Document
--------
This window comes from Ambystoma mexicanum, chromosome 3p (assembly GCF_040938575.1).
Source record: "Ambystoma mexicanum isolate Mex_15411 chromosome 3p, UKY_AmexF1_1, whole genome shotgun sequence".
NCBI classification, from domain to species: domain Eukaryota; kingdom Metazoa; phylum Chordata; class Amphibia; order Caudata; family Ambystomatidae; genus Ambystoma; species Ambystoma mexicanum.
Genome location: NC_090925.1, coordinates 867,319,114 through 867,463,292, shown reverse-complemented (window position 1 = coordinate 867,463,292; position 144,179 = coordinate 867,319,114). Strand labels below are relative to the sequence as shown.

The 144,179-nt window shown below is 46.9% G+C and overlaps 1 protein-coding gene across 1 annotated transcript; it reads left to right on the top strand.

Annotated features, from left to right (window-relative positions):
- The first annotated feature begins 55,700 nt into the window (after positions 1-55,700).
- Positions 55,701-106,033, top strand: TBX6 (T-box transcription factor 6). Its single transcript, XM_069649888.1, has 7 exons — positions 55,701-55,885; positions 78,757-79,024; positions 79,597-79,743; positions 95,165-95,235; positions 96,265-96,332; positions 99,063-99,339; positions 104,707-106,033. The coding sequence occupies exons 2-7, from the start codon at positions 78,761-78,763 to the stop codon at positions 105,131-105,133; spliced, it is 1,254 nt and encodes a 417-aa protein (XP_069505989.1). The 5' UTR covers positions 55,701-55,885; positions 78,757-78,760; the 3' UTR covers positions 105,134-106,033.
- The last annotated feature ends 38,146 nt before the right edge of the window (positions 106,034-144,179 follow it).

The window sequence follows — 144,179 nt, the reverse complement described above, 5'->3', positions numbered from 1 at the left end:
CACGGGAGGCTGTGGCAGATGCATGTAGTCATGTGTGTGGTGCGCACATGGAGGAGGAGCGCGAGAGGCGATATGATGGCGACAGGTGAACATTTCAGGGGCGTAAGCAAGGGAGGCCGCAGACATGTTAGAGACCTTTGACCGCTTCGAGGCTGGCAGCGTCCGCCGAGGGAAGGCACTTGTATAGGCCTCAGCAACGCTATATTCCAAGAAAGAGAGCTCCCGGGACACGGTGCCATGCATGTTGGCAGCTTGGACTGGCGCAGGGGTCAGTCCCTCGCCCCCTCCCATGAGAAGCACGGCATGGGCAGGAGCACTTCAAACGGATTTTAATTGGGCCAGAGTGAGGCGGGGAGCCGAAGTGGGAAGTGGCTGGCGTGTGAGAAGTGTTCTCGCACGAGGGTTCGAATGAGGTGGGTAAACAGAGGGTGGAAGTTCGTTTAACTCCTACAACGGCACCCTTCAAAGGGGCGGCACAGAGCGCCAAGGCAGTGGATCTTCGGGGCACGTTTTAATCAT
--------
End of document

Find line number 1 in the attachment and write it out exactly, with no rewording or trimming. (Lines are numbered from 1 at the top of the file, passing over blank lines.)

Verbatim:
This window comes from Ambystoma mexicanum, chromosome 3p (assembly GCF_040938575.1).